By Hannah Goff
BBC News, Manchester
Primary schoolchildren spoilt by their parents can cause disruption in the classroom by repeating manipulative behaviour used at home, a report says.
A minority of children were very manipulative, the report said
Research for the National Union of Teachers (NUT) suggested a minority of children threw tantrums, swore and were physically aggressive.
NUT boss Steve Sinnott is calling for more advice for parents who struggle to say "no" to their children.
The government says it recognises parents want more support.
Cambridge University held 60 interviews with staff and pupils in 10 schools.
The report was released at the union's annual conference in Manchester.
It cited examples of children who stayed up to the early hours and played on violent computer games.
It described a mother who celebrated the fact she had been able to get her five-year-old to bed at 1am instead of his previous bedtime of 3am.
It also told of a seven-year-old who smashed up his Playstation in a tantrum, then spent a week pestering his mother until she bought him a new one.
The researchers said some parents simply could not say "no" when their children demanded televisions and computers in their bedrooms.
Others would do "anything to shut up their children just to get some peace", it said.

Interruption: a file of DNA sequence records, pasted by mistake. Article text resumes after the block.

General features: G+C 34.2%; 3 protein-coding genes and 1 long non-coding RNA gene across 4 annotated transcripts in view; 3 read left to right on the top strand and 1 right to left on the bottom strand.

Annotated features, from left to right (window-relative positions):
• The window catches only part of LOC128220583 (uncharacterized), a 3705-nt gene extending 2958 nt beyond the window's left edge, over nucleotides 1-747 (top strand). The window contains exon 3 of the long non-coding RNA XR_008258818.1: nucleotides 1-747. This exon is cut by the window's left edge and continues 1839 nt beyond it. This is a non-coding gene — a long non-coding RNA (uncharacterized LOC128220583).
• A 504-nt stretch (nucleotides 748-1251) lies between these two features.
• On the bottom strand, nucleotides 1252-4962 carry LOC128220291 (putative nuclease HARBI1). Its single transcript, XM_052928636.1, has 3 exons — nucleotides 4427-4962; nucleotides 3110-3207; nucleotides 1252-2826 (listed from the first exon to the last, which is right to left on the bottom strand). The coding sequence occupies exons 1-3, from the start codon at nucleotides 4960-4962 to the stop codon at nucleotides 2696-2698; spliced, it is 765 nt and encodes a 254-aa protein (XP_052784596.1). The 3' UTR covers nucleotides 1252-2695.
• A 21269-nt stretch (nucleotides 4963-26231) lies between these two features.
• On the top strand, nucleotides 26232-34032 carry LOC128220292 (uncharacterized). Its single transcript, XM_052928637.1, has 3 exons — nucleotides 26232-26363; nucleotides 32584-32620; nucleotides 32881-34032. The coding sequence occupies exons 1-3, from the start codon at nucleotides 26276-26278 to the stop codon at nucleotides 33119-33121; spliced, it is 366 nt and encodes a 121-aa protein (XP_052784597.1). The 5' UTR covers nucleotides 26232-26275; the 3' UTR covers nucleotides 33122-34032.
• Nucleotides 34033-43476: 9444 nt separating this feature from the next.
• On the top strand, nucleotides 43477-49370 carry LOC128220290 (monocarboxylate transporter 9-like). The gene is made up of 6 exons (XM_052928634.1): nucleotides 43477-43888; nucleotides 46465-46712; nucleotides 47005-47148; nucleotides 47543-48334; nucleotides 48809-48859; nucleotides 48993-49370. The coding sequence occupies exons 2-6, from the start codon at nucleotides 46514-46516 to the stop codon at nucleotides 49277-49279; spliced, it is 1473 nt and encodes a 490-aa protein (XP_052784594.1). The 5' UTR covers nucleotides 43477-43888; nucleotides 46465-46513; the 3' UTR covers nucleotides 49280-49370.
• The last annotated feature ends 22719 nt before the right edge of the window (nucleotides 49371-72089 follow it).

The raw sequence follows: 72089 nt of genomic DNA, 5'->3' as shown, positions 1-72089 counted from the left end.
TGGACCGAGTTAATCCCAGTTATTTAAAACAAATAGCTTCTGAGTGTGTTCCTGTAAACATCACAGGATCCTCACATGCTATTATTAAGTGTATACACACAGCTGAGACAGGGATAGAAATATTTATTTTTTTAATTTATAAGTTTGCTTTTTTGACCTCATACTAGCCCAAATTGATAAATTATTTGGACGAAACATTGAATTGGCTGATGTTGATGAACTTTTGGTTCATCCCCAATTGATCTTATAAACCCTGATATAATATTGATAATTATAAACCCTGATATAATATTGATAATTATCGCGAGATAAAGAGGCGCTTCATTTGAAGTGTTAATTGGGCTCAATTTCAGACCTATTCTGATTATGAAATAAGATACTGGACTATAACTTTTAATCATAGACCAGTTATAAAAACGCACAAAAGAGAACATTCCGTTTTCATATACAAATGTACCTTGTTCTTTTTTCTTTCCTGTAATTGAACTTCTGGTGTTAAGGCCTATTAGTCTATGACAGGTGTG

Mr Sinnott said the problem lay with parents who were struggling with little or no help to bring up their children in a heavily commercialised world.
He wants advertising aimed at children to be banned.
"Parents are trying to cope by indulging, or by over-indulging, their youngsters," he said.
"A youngster who is being trained at home to get their own way by throwing a tantrum - I think it is pretty easy to see the impact that would have in the classroom."
He urged teachers and schools to give parents reasonable advice, but he warned they could not do it alone, and urged the government to tackle the commercialisation of culture head-on.
A spokesman for the Department for Children, Schools and Families said it recognised parents were under pressure to cope.
He said: "In the Children's Plan we learnt that parents want more support in managing the new pressures they face such as dealing with the internet and the modern commercial world, and letting their children play and learn whilst staying safe."
The spokesman said the government has also worked to give new powers to teachers to support them when it comes to disciplining students who act out.
The report's author Maurice Galeton said the problem was particularly acute where people lived in violent neighbourhoods.
He said: "Very young parents in violent and deprived neighbourhoods without the network of support that others get ... [have] a huge level of stress in their lives."
Margaret Morrissey of the National Confederation of Parent Teacher Associations said the problem of classroom misbehaviour was "not just about inadequate parents".
She told BBC Radio 4's Today programme: "We are putting into reception classes, in many cases, children who are four years and two weeks old. These are, in many parents' eyes, very little children - almost babies.
"If you are in a situation where you have got to work, you can't be with your child and you can't be giving it the sort of values that the older generation did."
The report also found the methods schools used to deal with poor behaviour were not working.
Some used a system of rewards and penalties to encourage children, but they often led to those who behaved the worst winning rewards for doing very little.